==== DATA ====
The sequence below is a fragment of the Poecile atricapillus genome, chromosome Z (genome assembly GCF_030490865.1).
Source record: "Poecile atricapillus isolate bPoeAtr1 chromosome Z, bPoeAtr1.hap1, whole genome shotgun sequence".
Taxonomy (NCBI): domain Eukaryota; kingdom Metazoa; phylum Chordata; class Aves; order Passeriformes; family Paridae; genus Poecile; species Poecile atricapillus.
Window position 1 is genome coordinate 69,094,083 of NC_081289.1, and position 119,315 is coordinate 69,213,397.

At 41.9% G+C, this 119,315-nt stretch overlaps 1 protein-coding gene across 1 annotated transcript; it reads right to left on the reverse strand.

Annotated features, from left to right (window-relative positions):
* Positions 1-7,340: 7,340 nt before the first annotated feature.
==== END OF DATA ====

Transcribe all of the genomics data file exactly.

The sequence below is a fragment of the Poecile atricapillus genome, chromosome Z (genome assembly GCF_030490865.1).
Source record: "Poecile atricapillus isolate bPoeAtr1 chromosome Z, bPoeAtr1.hap1, whole genome shotgun sequence".
Taxonomy (NCBI): domain Eukaryota; kingdom Metazoa; phylum Chordata; class Aves; order Passeriformes; family Paridae; genus Poecile; species Poecile atricapillus.
Window position 1 is genome coordinate 69,094,083 of NC_081289.1, and position 119,315 is coordinate 69,213,397.

At 41.9% G+C, this 119,315-nt stretch overlaps 1 protein-coding gene across 1 annotated transcript; it reads right to left on the reverse strand.

Annotated features, from left to right (window-relative positions):
* Positions 1-7,340: 7,340 nt before the first annotated feature.